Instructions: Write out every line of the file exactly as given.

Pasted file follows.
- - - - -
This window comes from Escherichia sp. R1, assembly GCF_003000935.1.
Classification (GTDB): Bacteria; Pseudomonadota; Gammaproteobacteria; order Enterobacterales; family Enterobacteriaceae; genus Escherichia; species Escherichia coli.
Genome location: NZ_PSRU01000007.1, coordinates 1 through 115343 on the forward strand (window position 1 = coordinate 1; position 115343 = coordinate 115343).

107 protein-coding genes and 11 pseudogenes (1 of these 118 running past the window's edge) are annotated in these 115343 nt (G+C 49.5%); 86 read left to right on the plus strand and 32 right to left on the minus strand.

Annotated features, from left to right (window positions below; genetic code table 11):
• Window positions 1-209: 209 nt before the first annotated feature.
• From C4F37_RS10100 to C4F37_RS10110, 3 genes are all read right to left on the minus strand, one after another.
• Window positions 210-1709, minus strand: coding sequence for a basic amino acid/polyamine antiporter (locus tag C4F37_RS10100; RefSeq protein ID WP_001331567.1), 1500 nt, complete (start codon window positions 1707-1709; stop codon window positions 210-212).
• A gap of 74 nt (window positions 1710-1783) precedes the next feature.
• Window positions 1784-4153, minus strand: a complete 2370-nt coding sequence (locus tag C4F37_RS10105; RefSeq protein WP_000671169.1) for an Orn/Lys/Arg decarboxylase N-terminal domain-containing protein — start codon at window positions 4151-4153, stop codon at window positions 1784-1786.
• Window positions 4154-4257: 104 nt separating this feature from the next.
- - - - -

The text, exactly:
This window comes from Escherichia sp. R1, assembly GCF_003000935.1.
Classification (GTDB): Bacteria; Pseudomonadota; Gammaproteobacteria; order Enterobacterales; family Enterobacteriaceae; genus Escherichia; species Escherichia coli.
Genome location: NZ_PSRU01000007.1, coordinates 1 through 115343 on the forward strand (window position 1 = coordinate 1; position 115343 = coordinate 115343).

107 protein-coding genes and 11 pseudogenes (1 of these 118 running past the window's edge) are annotated in these 115343 nt (G+C 49.5%); 86 read left to right on the plus strand and 32 right to left on the minus strand.

Annotated features, from left to right (window positions below; genetic code table 11):
• Window positions 1-209: 209 nt before the first annotated feature.
• From C4F37_RS10100 to C4F37_RS10110, 3 genes are all read right to left on the minus strand, one after another.
• Window positions 210-1709, minus strand: coding sequence for a basic amino acid/polyamine antiporter (locus tag C4F37_RS10100; RefSeq protein ID WP_001331567.1), 1500 nt, complete (start codon window positions 1707-1709; stop codon window positions 210-212).
• A gap of 74 nt (window positions 1710-1783) precedes the next feature.
• Window positions 1784-4153, minus strand: a complete 2370-nt coding sequence (locus tag C4F37_RS10105; RefSeq protein WP_000671169.1) for an Orn/Lys/Arg decarboxylase N-terminal domain-containing protein — start codon at window positions 4151-4153, stop codon at window positions 1784-1786.
• Window positions 4154-4257: 104 nt separating this feature from the next.